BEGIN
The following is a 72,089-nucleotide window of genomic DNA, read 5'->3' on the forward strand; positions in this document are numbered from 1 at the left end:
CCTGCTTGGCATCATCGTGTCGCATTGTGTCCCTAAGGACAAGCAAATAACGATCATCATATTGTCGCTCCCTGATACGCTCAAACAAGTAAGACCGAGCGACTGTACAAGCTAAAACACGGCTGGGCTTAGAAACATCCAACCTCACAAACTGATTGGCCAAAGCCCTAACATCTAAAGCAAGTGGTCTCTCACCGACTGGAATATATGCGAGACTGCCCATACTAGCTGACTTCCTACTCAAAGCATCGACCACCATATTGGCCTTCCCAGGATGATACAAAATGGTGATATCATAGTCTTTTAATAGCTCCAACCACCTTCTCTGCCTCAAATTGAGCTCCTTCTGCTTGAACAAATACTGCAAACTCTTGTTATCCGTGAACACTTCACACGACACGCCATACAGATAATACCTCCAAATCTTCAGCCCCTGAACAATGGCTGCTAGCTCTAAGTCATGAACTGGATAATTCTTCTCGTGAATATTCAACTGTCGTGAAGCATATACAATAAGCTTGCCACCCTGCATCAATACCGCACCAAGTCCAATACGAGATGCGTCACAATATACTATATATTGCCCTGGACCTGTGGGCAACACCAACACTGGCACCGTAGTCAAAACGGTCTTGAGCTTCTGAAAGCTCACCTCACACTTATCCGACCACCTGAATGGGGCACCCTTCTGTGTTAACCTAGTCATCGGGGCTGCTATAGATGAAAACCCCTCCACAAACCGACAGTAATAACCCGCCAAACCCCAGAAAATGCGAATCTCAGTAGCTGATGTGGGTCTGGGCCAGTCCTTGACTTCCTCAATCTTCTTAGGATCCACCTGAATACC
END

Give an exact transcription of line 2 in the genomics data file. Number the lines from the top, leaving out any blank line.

CCTGCTTGGCATCATCGTGTCGCATTGTGTCCCTAAGGACAAGCAAATAACGATCATCATATTGTCGCTCCCTGATACGCTCAAACAAGTAAGACCGAGCGACTGTACAAGCTAAAACACGGCTGGGCTTAGAAACATCCAACCTCACAAACTGATTGGCCAAAGCCCTAACATCTAAAGCAAGTGGTCTCTCACCGACTGGAATATATGCGAGACTGCCCATACTAGCTGACTTCCTACTCAAAGCATCGACCACCATATTGGCCTTCCCAGGATGATACAAAATGGTGATATCATAGTCTTTTAATAGCTCCAACCACCTTCTCTGCCTCAAATTGAGCTCCTTCTGCTTGAACAAATACTGCAAACTCTTGTTATCCGTGAACACTTCACACGACACGCCATACAGATAATACCTCCAAATCTTCAGCCCCTGAACAATGGCTGCTAGCTCTAAGTCATGAACTGGATAATTCTTCTCGTGAATATTCAACTGTCGTGAAGCATATACAATAAGCTTGCCACCCTGCATCAATACCGCACCAAGTCCAATACGAGATGCGTCACAATATACTATATATTGCCCTGGACCTGTGGGCAACACCAACACTGGCACCGTAGTCAAAACGGTCTTGAGCTTCTGAAAGCTCACCTCACACTTATCCGACCACCTGAATGGGGCACCCTTCTGTGTTAACCTAGTCATCGGGGCTGCTATAGATGAAAACCCCTCCACAAACCGACAGTAATAACCCGCCAAACCCCAGAAAATGCGAATCTCAGTAGCTGATGTGGGTCTGGGCCAGTCCTTGACTTCCTCAATCTTCTTAGGATCCACCTGAATACC